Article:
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Believing and Its Tensions

A Personal Conversation about God, Torah, Suffering and Death in Jewish Thought

By Rabbi Neil Gillman, PhD

5.5 x 8.5, 144 pp, Hardcover, 978-1-58023-669-0

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An intimate and candid examination of the changing nature of belief and where it can lead us—from the life experience of one of Judaism’s leading thinkers.

For over five decades, Rabbi Neil Gillman has helped people think through the most challenging questions at the heart of being a believing religious person. In this intimate rethinking of his own theological journey he explores the changing nature of belief and the complexities of reconciling the intellectual, emotional and moral questions of his own searching mind and soul.

  • If what we have in recognizing, speaking of and experiencing God is a wide-ranging treasury of humanly crafted metaphors, what, then, is the ultimate reality, the ultimate nature of God? What lies beyond the metaphors?
  • If humanity was an active partner in revelation—if the human community participated in what was revealed and gave it meaning—what then should be the authority of Jewish law?
  • How do we cope—intellectually, emotionally and morally—with suffering, the greatest challenge to our faith commitment, relationship with God and sense of a fundamentally ordered world?
  • Death is inevitable but why is it built in as part of the total life experience?

“A model of honesty and courage in theological quest. Gillman reminds us that living with tensions makes us grow and stretch. May the God he questions give him strength to go forward with his challenge!”

Arthur Green, rector, Rabbinical School, Hebrew College; author, Seek My Face: A Jewish Mystical Theology

“This book presents the thought of Neil Gillman at its most compelling. Believing and Its Tensions is a mature, sensitive, deeply human, instructive and highly personal account of faith and its trials by one of the master Jewish teachers and theologians of our time. I found it challenging, moving, comforting and hopeful—a religious treasure!”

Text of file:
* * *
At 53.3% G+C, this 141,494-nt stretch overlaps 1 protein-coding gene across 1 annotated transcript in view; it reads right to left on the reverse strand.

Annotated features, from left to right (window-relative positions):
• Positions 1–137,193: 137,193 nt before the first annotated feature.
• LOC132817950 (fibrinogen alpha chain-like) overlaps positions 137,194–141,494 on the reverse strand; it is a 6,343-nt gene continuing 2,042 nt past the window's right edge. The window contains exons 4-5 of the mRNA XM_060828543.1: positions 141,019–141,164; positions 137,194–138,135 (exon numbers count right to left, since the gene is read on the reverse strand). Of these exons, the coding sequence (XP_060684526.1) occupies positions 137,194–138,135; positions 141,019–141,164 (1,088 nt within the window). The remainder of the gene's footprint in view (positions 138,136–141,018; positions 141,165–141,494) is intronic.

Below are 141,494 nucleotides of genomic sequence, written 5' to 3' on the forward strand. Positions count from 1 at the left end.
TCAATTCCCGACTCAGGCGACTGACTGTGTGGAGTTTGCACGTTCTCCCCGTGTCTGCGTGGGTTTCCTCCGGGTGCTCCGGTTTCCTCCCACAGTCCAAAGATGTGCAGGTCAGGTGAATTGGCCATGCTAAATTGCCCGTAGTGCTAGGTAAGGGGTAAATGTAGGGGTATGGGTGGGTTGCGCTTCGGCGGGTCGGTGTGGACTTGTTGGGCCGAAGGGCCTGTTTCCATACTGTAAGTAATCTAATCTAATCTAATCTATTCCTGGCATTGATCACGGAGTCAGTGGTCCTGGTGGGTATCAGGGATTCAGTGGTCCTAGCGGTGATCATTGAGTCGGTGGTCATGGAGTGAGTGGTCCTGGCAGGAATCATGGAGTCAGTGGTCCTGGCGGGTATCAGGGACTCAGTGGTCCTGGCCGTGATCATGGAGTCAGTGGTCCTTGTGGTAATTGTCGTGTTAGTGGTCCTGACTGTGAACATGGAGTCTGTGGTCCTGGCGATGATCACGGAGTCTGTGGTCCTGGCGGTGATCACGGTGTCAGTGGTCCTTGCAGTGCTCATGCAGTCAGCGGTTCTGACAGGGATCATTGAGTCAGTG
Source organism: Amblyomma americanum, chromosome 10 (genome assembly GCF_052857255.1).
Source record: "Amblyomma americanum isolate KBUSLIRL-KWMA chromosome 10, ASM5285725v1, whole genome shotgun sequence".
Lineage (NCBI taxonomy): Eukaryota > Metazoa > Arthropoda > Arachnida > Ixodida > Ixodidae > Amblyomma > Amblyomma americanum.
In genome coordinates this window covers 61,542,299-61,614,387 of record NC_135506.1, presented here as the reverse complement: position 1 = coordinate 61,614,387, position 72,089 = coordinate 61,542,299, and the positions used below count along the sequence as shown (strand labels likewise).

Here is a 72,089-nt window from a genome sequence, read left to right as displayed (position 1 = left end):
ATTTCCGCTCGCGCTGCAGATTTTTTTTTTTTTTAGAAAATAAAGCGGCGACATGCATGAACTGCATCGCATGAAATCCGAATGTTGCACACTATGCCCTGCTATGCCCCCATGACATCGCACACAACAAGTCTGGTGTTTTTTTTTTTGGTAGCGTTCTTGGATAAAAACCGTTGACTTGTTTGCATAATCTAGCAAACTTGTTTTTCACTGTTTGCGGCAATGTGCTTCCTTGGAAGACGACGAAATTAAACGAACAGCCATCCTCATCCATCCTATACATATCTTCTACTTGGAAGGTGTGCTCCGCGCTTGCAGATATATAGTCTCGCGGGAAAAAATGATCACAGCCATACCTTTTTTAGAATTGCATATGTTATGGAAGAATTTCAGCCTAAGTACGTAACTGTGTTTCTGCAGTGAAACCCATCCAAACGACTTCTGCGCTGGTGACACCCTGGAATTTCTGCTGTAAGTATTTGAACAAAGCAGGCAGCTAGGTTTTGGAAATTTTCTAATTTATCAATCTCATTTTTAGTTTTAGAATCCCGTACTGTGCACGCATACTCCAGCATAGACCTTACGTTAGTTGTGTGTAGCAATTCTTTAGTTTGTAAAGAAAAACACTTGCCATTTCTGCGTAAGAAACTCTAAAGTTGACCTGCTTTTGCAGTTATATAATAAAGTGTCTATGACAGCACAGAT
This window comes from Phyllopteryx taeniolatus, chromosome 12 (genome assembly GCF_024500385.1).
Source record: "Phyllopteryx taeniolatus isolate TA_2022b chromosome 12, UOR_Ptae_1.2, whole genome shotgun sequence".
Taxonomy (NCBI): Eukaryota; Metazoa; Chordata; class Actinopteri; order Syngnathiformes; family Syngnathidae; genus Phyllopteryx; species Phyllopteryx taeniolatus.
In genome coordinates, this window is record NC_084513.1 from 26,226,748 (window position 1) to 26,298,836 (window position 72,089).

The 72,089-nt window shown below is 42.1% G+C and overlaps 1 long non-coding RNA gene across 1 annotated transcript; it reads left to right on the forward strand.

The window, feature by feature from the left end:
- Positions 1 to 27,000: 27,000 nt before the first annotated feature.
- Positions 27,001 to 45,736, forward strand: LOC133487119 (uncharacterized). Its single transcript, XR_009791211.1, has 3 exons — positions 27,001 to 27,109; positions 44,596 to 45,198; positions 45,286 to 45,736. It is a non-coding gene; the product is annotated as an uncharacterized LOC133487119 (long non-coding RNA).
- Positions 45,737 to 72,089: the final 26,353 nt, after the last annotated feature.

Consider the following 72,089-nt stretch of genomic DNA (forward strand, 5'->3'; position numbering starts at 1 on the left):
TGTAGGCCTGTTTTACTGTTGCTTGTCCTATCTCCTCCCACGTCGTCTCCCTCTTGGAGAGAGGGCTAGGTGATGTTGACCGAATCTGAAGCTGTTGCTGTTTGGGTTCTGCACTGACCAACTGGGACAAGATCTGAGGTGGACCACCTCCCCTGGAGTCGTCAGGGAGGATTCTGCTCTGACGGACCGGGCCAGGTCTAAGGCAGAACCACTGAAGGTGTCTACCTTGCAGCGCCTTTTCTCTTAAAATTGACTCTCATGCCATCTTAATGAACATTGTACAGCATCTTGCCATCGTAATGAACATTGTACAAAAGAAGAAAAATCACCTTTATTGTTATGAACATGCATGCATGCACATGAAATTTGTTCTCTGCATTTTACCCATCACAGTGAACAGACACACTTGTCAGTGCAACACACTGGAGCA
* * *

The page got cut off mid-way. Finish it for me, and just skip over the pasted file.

Rabbi David Ellenson, president, Hebrew Union College–Jewish Institute of Religion

“[A] rich distillation of decades of teaching, scholarly research and personal exploration.... Engages readers with a highly sophisticated, lucid, accessible and concise articulation of Gillman’s personal theology and its development, while challenging them to think and rethink their own. A must read!”

Dr. Anne Lapidus Lerner, former vice chancellor, The Jewish Theological Seminary; author, Eternally Eve: Images of Eve in the Hebrew Bible, Midrash and Modern Jewish Poetry

“A theological confession of the author’s struggle with serious religious conflicts and his innovative resolutions. Neil Gillman spreads a wide pluralistic net that captures the polarities of Jewish temperament and proposes paths to their reconciliation.”

Rabbi Harold M. Schulweis, Valley Beth Shalom, Encino, California; author, Conscience: The Duty to Obey and the Duty to Disobey

“A work of profound clarity and courage. Very rarely does a theologian of such stature have the capacity to teach the methodology of intellectual creativity and reflection. If the present generation is wise and brave, it will study Gillman as a model and as a path.”